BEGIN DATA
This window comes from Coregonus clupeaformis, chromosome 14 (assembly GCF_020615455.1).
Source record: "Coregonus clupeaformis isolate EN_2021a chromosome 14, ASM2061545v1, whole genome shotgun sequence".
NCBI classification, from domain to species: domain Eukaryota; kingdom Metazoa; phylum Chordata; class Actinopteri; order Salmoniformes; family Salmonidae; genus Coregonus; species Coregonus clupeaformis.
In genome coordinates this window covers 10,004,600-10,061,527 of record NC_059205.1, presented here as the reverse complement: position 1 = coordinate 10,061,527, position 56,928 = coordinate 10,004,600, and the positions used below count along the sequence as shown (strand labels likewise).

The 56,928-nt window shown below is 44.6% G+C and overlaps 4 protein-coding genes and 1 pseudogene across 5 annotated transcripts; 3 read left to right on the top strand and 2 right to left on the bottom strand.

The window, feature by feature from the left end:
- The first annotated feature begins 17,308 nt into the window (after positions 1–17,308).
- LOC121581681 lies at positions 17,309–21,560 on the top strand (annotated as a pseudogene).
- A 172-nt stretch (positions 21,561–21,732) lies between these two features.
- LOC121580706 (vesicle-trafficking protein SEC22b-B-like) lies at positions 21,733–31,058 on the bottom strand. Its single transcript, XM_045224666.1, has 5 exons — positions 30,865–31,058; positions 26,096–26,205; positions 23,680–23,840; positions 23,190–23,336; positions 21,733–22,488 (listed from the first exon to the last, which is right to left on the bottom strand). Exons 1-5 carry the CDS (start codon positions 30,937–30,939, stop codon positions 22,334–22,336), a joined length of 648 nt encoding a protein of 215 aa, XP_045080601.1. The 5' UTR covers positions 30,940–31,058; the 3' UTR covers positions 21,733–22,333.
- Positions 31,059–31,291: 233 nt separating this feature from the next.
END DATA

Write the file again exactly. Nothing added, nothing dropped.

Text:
This window comes from Coregonus clupeaformis, chromosome 14 (assembly GCF_020615455.1).
Source record: "Coregonus clupeaformis isolate EN_2021a chromosome 14, ASM2061545v1, whole genome shotgun sequence".
NCBI classification, from domain to species: domain Eukaryota; kingdom Metazoa; phylum Chordata; class Actinopteri; order Salmoniformes; family Salmonidae; genus Coregonus; species Coregonus clupeaformis.
In genome coordinates this window covers 10,004,600-10,061,527 of record NC_059205.1, presented here as the reverse complement: position 1 = coordinate 10,061,527, position 56,928 = coordinate 10,004,600, and the positions used below count along the sequence as shown (strand labels likewise).

The 56,928-nt window shown below is 44.6% G+C and overlaps 4 protein-coding genes and 1 pseudogene across 5 annotated transcripts; 3 read left to right on the top strand and 2 right to left on the bottom strand.

The window, feature by feature from the left end:
- The first annotated feature begins 17,308 nt into the window (after positions 1–17,308).
- LOC121581681 lies at positions 17,309–21,560 on the top strand (annotated as a pseudogene).
- A 172-nt stretch (positions 21,561–21,732) lies between these two features.
- LOC121580706 (vesicle-trafficking protein SEC22b-B-like) lies at positions 21,733–31,058 on the bottom strand. Its single transcript, XM_045224666.1, has 5 exons — positions 30,865–31,058; positions 26,096–26,205; positions 23,680–23,840; positions 23,190–23,336; positions 21,733–22,488 (listed from the first exon to the last, which is right to left on the bottom strand). Exons 1-5 carry the CDS (start codon positions 30,937–30,939, stop codon positions 22,334–22,336), a joined length of 648 nt encoding a protein of 215 aa, XP_045080601.1. The 5' UTR covers positions 30,940–31,058; the 3' UTR covers positions 21,733–22,333.
- Positions 31,059–31,291: 233 nt separating this feature from the next.